# Expected winnings in betting game [closed]

Suppose you are playing a game where you are betting dollars and if you flip a coin and it is heads, then you win that amount, but if it's tails, you lose that amount. You use the strategy that you start by betting $\$1$. If you lose, you bet$\$2$. If you lose, you bet $\$4$dollars. So in round$n$, you are betting$2^{n-1}$dollars. However, if you win, you stop playing. What is the net winning after we win on the$n$th coin flip? How do we find the expected value of our winnings in the$i$th round and our expected net winnings after the$n$th round? ## closed as off-topic by Ian Miller, colormegone, choco_addicted, Watson, ShaileshApr 8 '16 at 5:46 This question appears to be off-topic. The users who voted to close gave this specific reason: • "This question is missing context or other details: Please improve the question by providing additional context, which ideally includes your thoughts on the problem and any attempts you have made to solve it. This information helps others identify where you have difficulties and helps them write answers appropriate to your experience level." – Ian Miller, colormegone, choco_addicted, Watson, Shailesh If this question can be reworded to fit the rules in the help center, please edit the question. • Hi, welcome to Math.SE. Please indicate what you have tried and where you are stuck. This will help people better tailor their answer to your background and situation. It will also demonstrate that you are interested in your question and not just looking for someone to do your homework for you - Math.SE is not a homework site. – Ian Miller Apr 8 '16 at 4:53 • Have you done any research yet yourself? This is a very commonly discussed betting system and a quick internet search would turn up lots on it - en.wikipedia.org/wiki/Martingale_(betting_system) – Ian Miller Apr 8 '16 at 4:55 ## 1 Answer Suppose that you win on the$n$th turn, then your net gain is $$2^{n-1}-(1+2+\dots+2^{n-2})=2^{n-1}-(2^{n-1}-1)=1$$ This betting strategy is called a martingale, and is the origin of the term martingale in probability theory. The downside of course is that the game can last arbitrarily long, so you need an unlimited amount of money to employ it. • Thank you. What about the expected values? – user329672 Apr 8 '16 at 4:56 • The expected value is zero: after$i$steps, you've lost$2^i-1$dollars with probability$2^{-i}$, and won a dollar with probability$1-2^{-i}\$. – carmichael561 Apr 8 '16 at 5:01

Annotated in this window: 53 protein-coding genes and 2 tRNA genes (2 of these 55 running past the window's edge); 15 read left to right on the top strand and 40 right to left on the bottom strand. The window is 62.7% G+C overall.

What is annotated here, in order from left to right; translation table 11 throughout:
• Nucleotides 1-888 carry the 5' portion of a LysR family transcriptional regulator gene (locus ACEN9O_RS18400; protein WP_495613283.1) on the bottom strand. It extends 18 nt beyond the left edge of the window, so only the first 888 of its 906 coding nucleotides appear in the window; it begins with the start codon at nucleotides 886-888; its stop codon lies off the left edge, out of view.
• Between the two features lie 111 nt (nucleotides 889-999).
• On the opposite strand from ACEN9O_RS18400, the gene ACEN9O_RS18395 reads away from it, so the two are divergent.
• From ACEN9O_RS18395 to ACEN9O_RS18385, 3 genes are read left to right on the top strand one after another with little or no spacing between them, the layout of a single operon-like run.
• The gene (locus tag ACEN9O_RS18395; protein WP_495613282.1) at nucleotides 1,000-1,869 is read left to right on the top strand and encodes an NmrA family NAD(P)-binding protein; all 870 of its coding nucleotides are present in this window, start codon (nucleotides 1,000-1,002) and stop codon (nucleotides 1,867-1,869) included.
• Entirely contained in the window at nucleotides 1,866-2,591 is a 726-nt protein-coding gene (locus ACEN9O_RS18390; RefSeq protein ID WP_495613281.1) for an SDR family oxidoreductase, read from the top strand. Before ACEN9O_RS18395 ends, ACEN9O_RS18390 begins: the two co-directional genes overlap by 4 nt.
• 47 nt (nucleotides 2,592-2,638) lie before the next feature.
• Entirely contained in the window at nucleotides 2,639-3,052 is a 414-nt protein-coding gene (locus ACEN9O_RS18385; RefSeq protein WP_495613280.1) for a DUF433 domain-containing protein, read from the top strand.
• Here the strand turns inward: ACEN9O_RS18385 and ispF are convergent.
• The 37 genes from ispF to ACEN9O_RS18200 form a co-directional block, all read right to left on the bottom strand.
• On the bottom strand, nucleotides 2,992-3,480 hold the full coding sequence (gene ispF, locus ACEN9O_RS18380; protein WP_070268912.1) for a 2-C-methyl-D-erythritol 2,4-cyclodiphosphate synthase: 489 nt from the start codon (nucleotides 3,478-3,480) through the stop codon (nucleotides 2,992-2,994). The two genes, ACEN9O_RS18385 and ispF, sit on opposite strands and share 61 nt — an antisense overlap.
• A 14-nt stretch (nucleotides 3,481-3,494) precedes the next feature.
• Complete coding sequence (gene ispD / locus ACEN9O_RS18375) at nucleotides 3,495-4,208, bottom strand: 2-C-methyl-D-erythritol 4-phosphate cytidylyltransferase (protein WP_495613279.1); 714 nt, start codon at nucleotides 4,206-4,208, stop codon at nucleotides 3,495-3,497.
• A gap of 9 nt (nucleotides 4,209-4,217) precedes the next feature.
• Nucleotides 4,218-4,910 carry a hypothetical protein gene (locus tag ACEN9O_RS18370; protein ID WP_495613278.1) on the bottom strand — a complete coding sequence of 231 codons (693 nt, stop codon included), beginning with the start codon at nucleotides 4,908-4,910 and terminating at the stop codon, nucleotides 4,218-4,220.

• Then is the expected net winnings after the nth round also 0? – user329672 Apr 8 '16 at 5:03
• Yes. Your net gain is only 1 only if you win on that turn. – carmichael561 Apr 8 '16 at 5:04
• Got it.. Thanks – user329672 Apr 8 '16 at 5:05